He had forebodings of disaster, flunking out, and then every once in a while his spirits rose on a wave of unaccountable hope. Winter was closing in but he couldn’t stop reliving the summer. He dug himself in at the library, mostly to research water on the knee. Also, the odds of Eden being in trouble. He leafed through Napoleon Hill’s Think And Grow Rich, then looked at pictures in Vogue, but none of the models had shoulders near as good as hers. He went to the stacks and stuck a yellow index card in the pages of an old art book, an apologetic confession he wrote titled Leaving Eden Behind, wondering if a bona fide Doctor would ever show up at the infirmary and get him healed, like the student handbook promised, instead of him having to see that fuzzy faced pseudo-therapist hack who seemed unqualified to know what was wrong or how to fix it.

 

Camped by the frosty rattling third floor window on his 18th birthday, trying to interpret William Butler Yeats, the world below started revolving like a carousel, out of control, picking up speed. Madness, he thought, is watching yourself from a distance riding the carousel, but you’re not sure it’s moving and then, in the blink of an eye, you know you’re alone and you never get dizzy, your vision just blurs.

Mine doesn’t, he thought. Not fully. I inhabit some sleepless border between confusion and clarity. The next door I push open, is it one in a million, or are the odds even worse?

An anonymous Hallmark card came the next day with no message, just a picture of a smiling brown puppy and the words Happy Birthday! Postmarked: Brooklyn, NY.

 

Stevie went to Hickey’s Tap right from the Athletic Center the next Sunday in the late afternoon, and sat down next to a sophomore from his floor named Chaz.

“You ever get pulled off a stool from behind,” Chaz asked him, sagging forward, counting his change on the bar top, “and your head hits the floor? Just curious.” 

“Back home,” Stevie told him. “I believe the floor cracked.” He shot another Jack Daniels, then turned back to cheering the Jets.

“Who’s winning?” Chaz asked the bartender, looking up.

“Oakland,” the bartender said, “but don’t worry, kid, there’s plenty of time.”

Stevie had never mentioned Eden to anyone at college, but he began to tell Chaz about her.

“She called you her puppy?” Chaz asked, pointing his finger. “This chick’s got you on a string. Trying to fake your ass out.”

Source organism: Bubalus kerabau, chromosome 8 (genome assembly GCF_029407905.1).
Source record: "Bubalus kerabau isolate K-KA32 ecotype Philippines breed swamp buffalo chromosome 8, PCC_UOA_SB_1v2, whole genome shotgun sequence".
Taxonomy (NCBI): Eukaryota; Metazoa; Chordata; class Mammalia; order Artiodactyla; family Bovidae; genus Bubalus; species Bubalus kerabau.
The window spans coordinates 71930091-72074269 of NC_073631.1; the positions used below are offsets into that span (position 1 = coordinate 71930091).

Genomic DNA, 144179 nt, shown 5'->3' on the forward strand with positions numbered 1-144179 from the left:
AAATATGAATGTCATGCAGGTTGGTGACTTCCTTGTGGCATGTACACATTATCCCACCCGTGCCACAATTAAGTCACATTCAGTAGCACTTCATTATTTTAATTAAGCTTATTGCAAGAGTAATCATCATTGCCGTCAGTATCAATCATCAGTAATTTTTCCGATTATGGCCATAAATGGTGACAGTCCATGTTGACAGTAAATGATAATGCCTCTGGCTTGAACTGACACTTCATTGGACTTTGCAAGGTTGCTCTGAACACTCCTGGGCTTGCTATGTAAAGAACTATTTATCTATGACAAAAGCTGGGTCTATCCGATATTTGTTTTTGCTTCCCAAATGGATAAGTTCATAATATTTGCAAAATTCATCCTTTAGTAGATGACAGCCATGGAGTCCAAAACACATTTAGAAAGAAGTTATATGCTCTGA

Stevie gave his shoulder a shove. “You heard only half the story.”

“I know the score,” he said, shoving Stevie back, “I know all about it. Chicks like that bite the bird.”

“Boys,” the bartender said. “Keep it clean.”

“Go ahead, chump, let’s hear the rest of this sob story,” Chaz said. “The one about Steverino and his loose little tramp.”

“I wouldn’t give you the satisfaction,” Stevie said, getting up. “And don’t use that word around me. If you know what’s good for you.”

“Look at this,” Chaz said, pointing to an incomplete pass on the screen. “Bet you anything it’s fixed.”

“You know,” Stevie said, “a mouthy punk like you wouldn’t survive a day in Brooklyn. I’d put myself in your shoes, Charlsie-boy, but your feet are too small.”

 

His final letter, composed later that night:

Thanks for your birthday wishes.

My chances, I realize, are zero point zero. So, why even bother? I hope you do, with my heart and soul, but you’ll probably never even open this and read it. I’m trying to maintain a Positive Mental Attitude, but for all I know, we might not ever see each other again in life.

Wasn’t it just two months ago you used to curl the hairs on my chest? They say every wound heals, but I wonder.

Meanwhile, all I can do is pretend like I don’t remember.

 

            Pining away over his lost love disgusted Stevie, there was nothing positive about it, zero, but then Thanksgiving break came and word got to him that Eden’s psycho brother Artie had gotten a dishonorable discharge from the service and that he was back prowling around Brighton, on the warpath.